On board the vessel the Captain has a crucial role. He is the company’s representative towards the crew (and other parties) and he must also take care of the crew’s interests and well-being.
Moreover, when you enter stormy waters in the form of a pandemic that prevents the regular crew change, the captain must balance on a difficult edge.
“When you come to the point where times get tough, it is natural to drift into taking a standpoint where you get closer to the ones you are physically closer to”, says Erik Mohn, Head of Crewing and HR in Seatrans AS.
Some of his captains had found it hard to balance the dialogue between the company and the crew about the difficulties of crew change – or rather the fact that they were not able to change crew within a foreseeable time.
“The captain has an important role in getting messages through to the seafarers. This will often require excellent skills in managing dilemmas. You represent the shipowner toward the crew and the crew toward the manager. While managing this challenge the master might experience increased frustration among the crew; a frustration that increases together with the stress level. This again makes the captain’s challenge even more difficult. Together with navigating rough seas and managing cargo operations the captain manages the role as owner’s representative”, says Gisle Rong, Managing Director of Seatrans.
In order to support the captains in fulfilling this difficult role on board, Seatrans decided to arrange a half-day workshop exclusively for the captains. During the workshop and based on a series of presented scenarios they were to discuss how to deal with different troublesome situations.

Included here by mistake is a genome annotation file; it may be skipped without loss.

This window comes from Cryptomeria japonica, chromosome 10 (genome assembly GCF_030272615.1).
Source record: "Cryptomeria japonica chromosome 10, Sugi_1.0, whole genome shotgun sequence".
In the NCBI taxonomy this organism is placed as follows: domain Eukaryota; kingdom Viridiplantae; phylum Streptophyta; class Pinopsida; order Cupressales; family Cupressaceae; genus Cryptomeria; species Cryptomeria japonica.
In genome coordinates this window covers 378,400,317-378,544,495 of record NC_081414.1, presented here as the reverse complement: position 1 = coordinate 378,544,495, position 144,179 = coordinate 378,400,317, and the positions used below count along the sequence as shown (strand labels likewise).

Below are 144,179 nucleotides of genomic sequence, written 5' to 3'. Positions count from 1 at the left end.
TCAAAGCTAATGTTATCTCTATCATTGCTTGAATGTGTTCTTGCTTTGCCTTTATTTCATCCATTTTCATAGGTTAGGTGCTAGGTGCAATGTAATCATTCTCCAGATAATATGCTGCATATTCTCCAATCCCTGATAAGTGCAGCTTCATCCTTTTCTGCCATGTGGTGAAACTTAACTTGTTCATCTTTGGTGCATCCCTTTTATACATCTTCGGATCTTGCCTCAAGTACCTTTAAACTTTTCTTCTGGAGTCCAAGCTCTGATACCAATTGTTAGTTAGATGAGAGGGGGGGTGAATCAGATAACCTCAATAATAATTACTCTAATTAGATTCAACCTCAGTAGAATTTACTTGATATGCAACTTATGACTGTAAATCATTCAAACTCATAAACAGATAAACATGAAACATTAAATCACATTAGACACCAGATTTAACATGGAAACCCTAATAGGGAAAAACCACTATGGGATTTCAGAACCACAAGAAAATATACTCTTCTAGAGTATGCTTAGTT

Green-Jakobsen had described a series of scenarios demonstrating different ways these were handled by a fiction captain. The participants were then to discuss the reaction of the crew and the captain presented in the scenario.
“The cases presented by Green-Jakobsen are relevant and they demonstrate how important it is that the captain manages to be the link between the crew and the shore side. The captains participating recognize the problems presented”, says Gisle Rong.
Erik Mohn adds: We absolutely managed to discuss the difficult issues. And you never get to finish these. It was a good awareness session.
“I find it very useful to make it as an online session – seen from different angles: it takes less time, you don’t have to pay travels to for example Poland, and the seafarers don’t have to take three days out of their free time to attend a five-hour session. Besides it is easy to drive the discussions among the participants – everyone is there on equal terms”, says Erik Mohn.
The online session was managed by Green-Jakobsen – and to a very satisfactory degree, according to both Erik Mohn and Gisle Rong.
“One of the things about the online method that made this really a success was that the logistics were extremely efficient. Even though the Captains are not all very used to the online sessions, it was run smoothly by Green-Jakobsen’s staff, who was helping everyone to move around in the online universe with breakout rooms, presentations and discussions among participants”. We will do it again and use this method for other sessions.
Gisle Rong comments about the workshop format that: “It begins with covid-19 – and that is interesting – you start with a process of solving one problem and then you find a solution, but you also find a solution to something else which you weren’t even aware of”.
Call us for more information about our workshops and leadership courses
Would you like us to call you?